AN ambitious new plan to develop Limerick’s food sector could result in the creation of almost 100 new jobs.
Members of the council’s economics committee were this week shown Limerick’s first ever food strategy, which contains a series of aims to make the county and city a premier destination for food tourism.
Aims include the creation of a local food producer directory, running a food showcase event and creating a centre of food excellence at the Limerick Institute of Technology.
Over the next three years, it is anticipated 85 new jobs are created, with the majority - 18 - in new food producer start-ups.
Independent councillor Emmett O’Brien said: “I want to see Limerick’s food sector – which was once the envy of the country - starting to move back towards its former glory when, for instance, our Limerick Ham was considered the best available in the English-speaking world.”
Councillors gave a welcome to the proposals.
Sinn Fein councillor Séighin Ó Ceallaigh said: “If people shop local, and the food stays local, the money stays local.”
The strategy aims to enhance Limerick’s reputation for great food and to build on existing support structures to develop a united food community.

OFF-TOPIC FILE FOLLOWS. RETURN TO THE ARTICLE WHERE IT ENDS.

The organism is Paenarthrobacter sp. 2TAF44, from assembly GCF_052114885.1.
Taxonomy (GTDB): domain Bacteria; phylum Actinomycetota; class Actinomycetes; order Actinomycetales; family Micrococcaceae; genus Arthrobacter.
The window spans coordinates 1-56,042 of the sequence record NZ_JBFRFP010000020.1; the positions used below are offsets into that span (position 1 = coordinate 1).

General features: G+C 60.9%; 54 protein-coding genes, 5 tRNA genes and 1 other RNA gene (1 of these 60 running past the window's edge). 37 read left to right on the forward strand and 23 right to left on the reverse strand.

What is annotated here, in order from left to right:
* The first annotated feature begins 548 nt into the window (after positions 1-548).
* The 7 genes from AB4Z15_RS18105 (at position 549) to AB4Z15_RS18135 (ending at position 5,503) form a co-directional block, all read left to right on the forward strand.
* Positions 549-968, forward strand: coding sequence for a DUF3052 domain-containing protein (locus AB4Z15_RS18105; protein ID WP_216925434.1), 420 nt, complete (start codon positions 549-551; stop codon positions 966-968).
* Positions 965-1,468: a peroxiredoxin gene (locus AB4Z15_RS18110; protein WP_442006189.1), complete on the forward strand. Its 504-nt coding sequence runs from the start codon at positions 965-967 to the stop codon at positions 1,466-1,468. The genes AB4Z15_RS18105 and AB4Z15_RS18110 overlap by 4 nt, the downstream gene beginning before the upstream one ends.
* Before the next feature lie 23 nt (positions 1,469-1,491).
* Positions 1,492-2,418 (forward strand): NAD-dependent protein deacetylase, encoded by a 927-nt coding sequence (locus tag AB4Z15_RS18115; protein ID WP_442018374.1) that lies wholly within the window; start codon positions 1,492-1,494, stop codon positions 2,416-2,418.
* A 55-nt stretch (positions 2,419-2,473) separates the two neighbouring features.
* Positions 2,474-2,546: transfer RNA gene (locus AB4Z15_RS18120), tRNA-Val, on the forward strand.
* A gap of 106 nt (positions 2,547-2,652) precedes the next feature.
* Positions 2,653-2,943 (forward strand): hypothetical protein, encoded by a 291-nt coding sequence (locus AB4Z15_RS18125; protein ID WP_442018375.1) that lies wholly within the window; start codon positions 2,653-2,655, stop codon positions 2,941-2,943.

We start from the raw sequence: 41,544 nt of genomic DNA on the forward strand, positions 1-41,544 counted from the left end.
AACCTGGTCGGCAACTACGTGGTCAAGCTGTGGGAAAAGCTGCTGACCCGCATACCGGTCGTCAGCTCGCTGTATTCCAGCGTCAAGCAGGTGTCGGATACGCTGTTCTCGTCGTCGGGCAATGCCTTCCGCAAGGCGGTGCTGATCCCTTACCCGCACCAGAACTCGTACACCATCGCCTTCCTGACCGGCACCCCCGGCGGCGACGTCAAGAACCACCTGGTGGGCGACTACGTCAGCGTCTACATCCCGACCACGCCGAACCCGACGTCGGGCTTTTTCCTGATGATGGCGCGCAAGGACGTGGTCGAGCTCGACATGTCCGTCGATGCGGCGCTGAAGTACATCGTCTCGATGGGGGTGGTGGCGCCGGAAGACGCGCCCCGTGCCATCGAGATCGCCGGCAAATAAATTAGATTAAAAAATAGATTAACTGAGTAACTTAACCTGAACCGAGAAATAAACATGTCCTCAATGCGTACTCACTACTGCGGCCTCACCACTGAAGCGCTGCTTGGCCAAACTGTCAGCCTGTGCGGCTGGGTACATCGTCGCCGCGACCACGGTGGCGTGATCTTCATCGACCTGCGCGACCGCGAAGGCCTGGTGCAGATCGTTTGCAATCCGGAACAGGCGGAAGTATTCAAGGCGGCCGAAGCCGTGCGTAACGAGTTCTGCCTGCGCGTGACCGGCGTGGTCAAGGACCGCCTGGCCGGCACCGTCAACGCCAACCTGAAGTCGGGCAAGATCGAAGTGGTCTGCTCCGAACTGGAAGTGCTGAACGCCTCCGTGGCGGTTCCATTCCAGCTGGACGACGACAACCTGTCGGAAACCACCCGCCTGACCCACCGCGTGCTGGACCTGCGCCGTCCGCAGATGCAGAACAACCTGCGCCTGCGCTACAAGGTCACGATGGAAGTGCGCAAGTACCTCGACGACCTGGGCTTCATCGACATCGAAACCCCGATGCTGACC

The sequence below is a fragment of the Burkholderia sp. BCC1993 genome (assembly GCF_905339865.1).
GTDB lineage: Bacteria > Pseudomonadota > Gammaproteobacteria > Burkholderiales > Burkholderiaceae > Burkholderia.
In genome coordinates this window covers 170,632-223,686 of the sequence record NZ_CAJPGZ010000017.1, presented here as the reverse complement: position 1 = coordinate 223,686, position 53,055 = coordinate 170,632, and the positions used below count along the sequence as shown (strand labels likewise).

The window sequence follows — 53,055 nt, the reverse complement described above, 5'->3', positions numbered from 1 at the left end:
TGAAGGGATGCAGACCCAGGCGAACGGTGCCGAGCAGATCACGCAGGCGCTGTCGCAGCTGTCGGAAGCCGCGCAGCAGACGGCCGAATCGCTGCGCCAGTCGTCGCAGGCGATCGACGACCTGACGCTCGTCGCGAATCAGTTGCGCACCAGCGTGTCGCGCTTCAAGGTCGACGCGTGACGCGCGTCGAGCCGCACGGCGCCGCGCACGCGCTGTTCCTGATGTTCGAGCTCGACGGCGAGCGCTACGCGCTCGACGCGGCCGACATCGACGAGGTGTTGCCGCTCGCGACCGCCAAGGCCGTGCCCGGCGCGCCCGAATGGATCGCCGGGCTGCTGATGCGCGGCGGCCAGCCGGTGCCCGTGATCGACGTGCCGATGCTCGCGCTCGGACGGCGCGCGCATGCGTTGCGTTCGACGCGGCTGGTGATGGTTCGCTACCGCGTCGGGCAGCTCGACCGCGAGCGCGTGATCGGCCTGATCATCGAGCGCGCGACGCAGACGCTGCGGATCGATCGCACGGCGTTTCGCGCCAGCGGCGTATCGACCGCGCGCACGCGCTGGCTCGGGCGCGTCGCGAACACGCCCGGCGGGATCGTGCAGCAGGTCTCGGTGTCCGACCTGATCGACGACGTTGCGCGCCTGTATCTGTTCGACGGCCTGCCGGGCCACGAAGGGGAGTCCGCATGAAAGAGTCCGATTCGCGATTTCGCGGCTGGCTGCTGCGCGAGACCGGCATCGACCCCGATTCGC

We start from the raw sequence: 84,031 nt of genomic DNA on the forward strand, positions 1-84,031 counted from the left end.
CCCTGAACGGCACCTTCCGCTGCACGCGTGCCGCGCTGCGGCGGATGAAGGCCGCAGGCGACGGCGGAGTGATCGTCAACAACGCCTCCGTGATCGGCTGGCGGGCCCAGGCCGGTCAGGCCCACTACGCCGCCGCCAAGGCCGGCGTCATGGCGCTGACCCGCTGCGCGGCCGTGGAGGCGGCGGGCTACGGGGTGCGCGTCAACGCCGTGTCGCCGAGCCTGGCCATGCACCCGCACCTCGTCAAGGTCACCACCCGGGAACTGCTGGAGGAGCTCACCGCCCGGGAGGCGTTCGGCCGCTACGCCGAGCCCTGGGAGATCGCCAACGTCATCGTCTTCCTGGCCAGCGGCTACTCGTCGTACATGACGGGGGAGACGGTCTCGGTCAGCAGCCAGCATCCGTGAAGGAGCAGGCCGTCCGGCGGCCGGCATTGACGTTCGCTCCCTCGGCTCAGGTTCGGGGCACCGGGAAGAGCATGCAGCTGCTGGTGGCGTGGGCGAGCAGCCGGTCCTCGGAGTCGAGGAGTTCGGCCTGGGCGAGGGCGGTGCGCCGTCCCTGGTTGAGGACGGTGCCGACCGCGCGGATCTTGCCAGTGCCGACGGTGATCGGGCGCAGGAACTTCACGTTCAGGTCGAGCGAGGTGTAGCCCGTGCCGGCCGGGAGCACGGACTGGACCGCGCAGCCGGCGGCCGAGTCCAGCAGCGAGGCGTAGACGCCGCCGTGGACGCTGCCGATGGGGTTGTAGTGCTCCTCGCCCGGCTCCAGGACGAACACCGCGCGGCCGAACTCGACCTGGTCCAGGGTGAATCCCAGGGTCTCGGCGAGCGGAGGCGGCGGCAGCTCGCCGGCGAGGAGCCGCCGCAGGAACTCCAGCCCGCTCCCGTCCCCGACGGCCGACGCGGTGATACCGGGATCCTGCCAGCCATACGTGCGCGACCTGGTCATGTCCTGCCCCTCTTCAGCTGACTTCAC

Cllr Maria Byrne, of Fine Gael said more food festivals are needed in Limerick, with Cllr James Collins of Fianna Fail suggesting the quality of such events must be higher.
“Culture and Chips is great but I’m not sure how good chips are as a brand. I’m not criticising the shows, he said, “but we could do a whole lot better than a barbecue at Riverfest.”
Cllr Daniel Butler too, raised concerns.
“The results from a Google search on Limerick and food is appalling, it shows Justeat.ie at the top followed by other fast food outlets,” he said.
Cllr Collins said it is important not to “impose” this strategy on people.
But he did call for an events co-ordinator to be put in place by the council to ensure there is a single point of contact when organising festivals.
But he expressed concern about the lack of chefs in Limerick - particularly with the relatively low number of food graduates from LIT - and urged the importance of focusing on food related courses.